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FW: Browser 'back' is_a Undo (fwd)

From: Gregg Vanderheiden <gv@trace.wisc.edu>
Date: Thu, 10 Feb 2000 16:03:48 -0600
To: "GL - WAI Guidelines WG (E-mail)" <w3c-wai-gl@w3.org>
Message-ID: <D088364DDC78D211B9CA00104B978B860AA291@nt.trace.wisc.edu>


-----Original Message-----
From: 	Gregg Vanderheiden [mailto:gv@trace.wisc.edu]
Sent:	Thursday, February 10, 2000 4:03 PM
To:	'jn@tommy.demon.co.uk'; 'wai@tommy.demon.co.uk'
Subject:	RE: Browser 'back' is_a Undo (fwd)

Hi John,

Hmmmmm    it is a toss up whether these are good web design issues or
Disability Access Issues.
We try to limit the guidelines to just ACCESS issues.
I'll float them to the list though (unless WAI@tommy does that already)
Gregg

-----Original Message-----
From:	John Nissen [mailto:jn@tommy.demon.co.uk]
Sent:	Thursday, February 10, 2000 11:16 AM
To:	wai@tommy.demon.co.uk
Subject:	Re: Browser 'back' is_a Undo (fwd)

Hello WAI people,
I have two questions: one concerning the web content guidelines, and one
concerning user agent design.
1.	Web content guidelines

The visitor is often confused when the web designer adds a button labelled
"back" on the page.  The user has no idea whether this has the same effect
as the "back" button on the browser, and, if not, what the difference is.
As a general principle, I suggest:
"Leave the browser to do the functions it can do, and have the web
applications only to do the functions which the browser cannot do."
Should this principle be embodded in the content guidelines?

2.	User agent design

Even little efforts by the web designer to "help" the user in navigation can
be problematical.  For example I have seen a "top" button at the bottom of a
page, designed to make it easier for the user to get to the top of the page.
After pressing "top", the next press of the browser's "back" button may take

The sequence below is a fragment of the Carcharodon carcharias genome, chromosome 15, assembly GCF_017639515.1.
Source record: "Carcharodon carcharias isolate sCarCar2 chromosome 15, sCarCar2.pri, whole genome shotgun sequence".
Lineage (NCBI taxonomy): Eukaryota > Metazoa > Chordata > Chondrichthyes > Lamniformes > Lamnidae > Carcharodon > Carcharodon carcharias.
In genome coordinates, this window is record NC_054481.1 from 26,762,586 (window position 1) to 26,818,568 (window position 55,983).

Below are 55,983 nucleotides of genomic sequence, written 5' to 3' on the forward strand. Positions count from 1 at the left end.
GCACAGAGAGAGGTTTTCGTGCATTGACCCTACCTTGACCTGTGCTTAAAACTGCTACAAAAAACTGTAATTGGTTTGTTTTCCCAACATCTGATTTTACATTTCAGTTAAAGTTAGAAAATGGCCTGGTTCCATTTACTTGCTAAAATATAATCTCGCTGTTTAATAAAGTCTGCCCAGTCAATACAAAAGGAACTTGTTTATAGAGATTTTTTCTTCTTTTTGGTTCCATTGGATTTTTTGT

you to the bottom of the page, but I believe that with most browsers it will
not take you back to the previous page you visited, as you probably wanted
it to.
What _should_ the browser do in this case?
As a general rule, should the browser put links _within_ a page on the
return stack or not?
Do the user agent guidelines have anything to say on this?
Cheers,
John
--
Forwarded message follows:
>Date: Mon, 07 Feb 2000 13:56:32 GMT
>From:	jn@tommy.demon.co.uk (John Nissen)
>Reply-To: jn@tommy.demon.co.uk
>Message-Id: <63463@tommy.demon.co.uk>
>To:	uaccess-l@trace.wisc.edu
>Cc:	chi-web@acm.org, jn@tommy.demon.co.uk
Subject:	Re: Browser 'back' is_a Undo

>In message <Version.32.20000206120937.01148680@pop.iamdigex.net>
>Al Gilman writes:
>
>>>Forwarded message follows:
>>>
>>>Date:         Fri, 4 Feb 2000 10:57:55 +0100
>>>Reply-To: Pascal MAGNENAT <pascal.magnenat@INTERACTIONS.CH>
>>>Sender: "ACM SIGCHI WWW Human Factors (Open Discussion)"
<CHI-WEB@acm.org>
>>>From:	Pascal MAGNENAT <pascal.magnenat@INTERACTIONS.CH>
>>>Subject:	61% of users could not buy train tickets on the Swiss Federal
>>>              Railways site
>>>To:	CHI-WEB@acm.org
>>>
>>>
>>>Possible origins of poor usability:
>>>
>>>- unpredictable effect of the browser "back" button (many users tried to
>>>delete an item thrown in the trolley [aka shopping cart] by this means)
>
>>This is an absolutely stunning clue.
>>
>>In all the fighting about whether 'Back' should be a scripted button on
the
>>page or a browser function, I had not previously heard this.
>>
>>To make hypermedia browsing accessible to the iOpener customer base, we
>>have to understand that "undo link traversal" is a special case of "undo"
>>in the user's total experience.  We need to make sure that all these
>>flavors of "undo" blend smoothly so that the user is not surprised by what
>>they do.
>>
>>It's not just clicks that we need to sort out over the subprocess or layer
>>stack to see who gets to handle them.  It's 'undos' too.  And the user
>>doesn't want to know there is a difference.
>>
>>Al
>
>In this case the confusion in the user's mental model is over whether
>"back" means "back in time" (i.e. undo) or "back in space" (i.e. return
>to where you were).  "Undo link traversal" is clearly "back in space"
>or simply "return".  The term "undo" is associated with a "do" or
>"input" action, rather than a "go" or "navigation" action.
>
>This type of confusion arises when the web designer adds a button
>labelled "back" on the page.  The user has no idea whether this has
>the same effect as the "back" button on the browser, and, if not,
>what the difference is.
>
>If the user is to be allowed to undo as well as to return,
>there should be a specific "undo" button on the page.
>
>As a general principle, I suggest:
>
>"Leave the browser to do the functions it can do, and have the web
>applications only to do the functions which the browser cannot do."
[rest cut]
--
Access the word, access the world       Tel/fax +44 20 8742 3170/8715
John Nissen                             Email to jn@tommy.demon.co.uk
Cloudworld Ltd., Chiswick, London, UK   http://www.tommy.demon.co.uk
Received on Thursday, 10 February 2000 17:01:29 GMT

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